“When people are heard and they define what they want to do and we walk with them, we see folks are able to sustain their recovery.”

— Beth Elstad, Recovery Alliance Duluth


Hager said since she took on her role at Center for Alcohol and Drug Treatment about two years ago, she’s already noticed a change in the collaboration between health care systems, treatment and recovery organizations, law enforcement and the judicial system. This community network has created a chain of accountability, so people with addiction have specialists to walk with them through their recovery instead of just handing them a pamphlet at the emergency room or jail and hoping they can navigate finding help on their own.

That’s what Beth Elstad does at Recovery Alliance Duluth. As a co-founder and executive director, Elstad and the RAD team talk to clients about what they hope to get out of their recovery experience and walk alongside them. RAD’s services also include assisting with transportation to or from the emergency room, treatment, detox or jail, or helping clients connect with housing or other resources.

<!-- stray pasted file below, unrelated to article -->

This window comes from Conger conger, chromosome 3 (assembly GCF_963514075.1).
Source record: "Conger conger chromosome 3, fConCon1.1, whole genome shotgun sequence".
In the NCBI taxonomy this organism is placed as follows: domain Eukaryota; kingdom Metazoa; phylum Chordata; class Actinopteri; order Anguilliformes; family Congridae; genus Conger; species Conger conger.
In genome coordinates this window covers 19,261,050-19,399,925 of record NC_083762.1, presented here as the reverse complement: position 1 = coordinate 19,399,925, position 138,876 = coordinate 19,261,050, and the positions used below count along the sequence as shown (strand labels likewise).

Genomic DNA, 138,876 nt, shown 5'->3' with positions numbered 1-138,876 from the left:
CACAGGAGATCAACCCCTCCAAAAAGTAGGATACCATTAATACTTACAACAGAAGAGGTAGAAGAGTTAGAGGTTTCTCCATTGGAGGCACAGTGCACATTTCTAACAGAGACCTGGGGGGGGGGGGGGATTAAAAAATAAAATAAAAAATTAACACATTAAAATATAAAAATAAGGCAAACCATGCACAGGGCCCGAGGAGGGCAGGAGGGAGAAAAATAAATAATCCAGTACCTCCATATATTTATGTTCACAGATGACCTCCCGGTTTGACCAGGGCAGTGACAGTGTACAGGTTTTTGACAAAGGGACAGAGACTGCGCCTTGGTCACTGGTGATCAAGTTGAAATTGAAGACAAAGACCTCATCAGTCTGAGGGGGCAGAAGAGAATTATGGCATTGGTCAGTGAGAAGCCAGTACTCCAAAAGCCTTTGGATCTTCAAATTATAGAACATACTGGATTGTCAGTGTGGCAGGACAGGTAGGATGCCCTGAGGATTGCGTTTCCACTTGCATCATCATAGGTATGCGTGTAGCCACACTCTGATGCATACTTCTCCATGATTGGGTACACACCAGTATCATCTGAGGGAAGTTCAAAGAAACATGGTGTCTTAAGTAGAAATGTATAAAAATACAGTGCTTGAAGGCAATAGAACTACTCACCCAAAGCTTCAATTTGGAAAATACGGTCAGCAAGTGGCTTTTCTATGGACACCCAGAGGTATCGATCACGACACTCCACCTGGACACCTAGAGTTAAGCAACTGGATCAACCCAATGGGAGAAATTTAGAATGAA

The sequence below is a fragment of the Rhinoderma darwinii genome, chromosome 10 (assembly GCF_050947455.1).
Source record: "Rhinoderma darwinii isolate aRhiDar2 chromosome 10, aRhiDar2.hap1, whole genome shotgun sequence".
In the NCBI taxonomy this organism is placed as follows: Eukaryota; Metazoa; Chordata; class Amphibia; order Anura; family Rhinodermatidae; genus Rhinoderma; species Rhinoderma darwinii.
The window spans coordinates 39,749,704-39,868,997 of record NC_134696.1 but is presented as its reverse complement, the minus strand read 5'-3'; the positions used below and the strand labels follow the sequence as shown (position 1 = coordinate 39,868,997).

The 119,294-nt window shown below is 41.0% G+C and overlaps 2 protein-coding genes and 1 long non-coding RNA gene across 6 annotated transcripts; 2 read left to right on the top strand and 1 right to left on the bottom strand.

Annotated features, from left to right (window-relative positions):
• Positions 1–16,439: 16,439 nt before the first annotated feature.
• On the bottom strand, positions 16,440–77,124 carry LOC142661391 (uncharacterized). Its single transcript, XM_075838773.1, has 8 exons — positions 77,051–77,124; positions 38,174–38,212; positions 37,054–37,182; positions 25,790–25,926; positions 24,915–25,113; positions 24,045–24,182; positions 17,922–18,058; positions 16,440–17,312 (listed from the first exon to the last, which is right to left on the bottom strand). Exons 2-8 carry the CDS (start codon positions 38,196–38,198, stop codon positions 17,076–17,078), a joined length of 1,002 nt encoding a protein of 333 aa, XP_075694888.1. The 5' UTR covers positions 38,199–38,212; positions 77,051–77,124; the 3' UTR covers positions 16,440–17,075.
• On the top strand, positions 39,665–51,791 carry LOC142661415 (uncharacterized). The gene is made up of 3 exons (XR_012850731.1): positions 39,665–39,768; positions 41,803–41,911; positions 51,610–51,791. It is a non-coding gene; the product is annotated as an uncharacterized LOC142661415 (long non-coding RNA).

“Recovery is very individualized. We really believe it’s self-directed and we believe people know what they need and what they want, and we’re in it to support them through that journey,” Elstad said. “And it works. When people are heard and they define what they want to do and we walk with them, we see folks are able to sustain their recovery.”

Still not perfect

Although the effort to help people recover from opioid use disorder is increasing, there are still barriers to be overcome. Prusak said one huge barrier has been insurance coverage of Suboxone. Not all insurance companies cover Suboxone, and providers for people on public assistance seem to all have different rules, Prusak said. Some pharmacies are also unable to give people more than one strength of Suboxone at a time, even though easing into dosage with gradual increases or decreases is a common way people start on the treatment drug.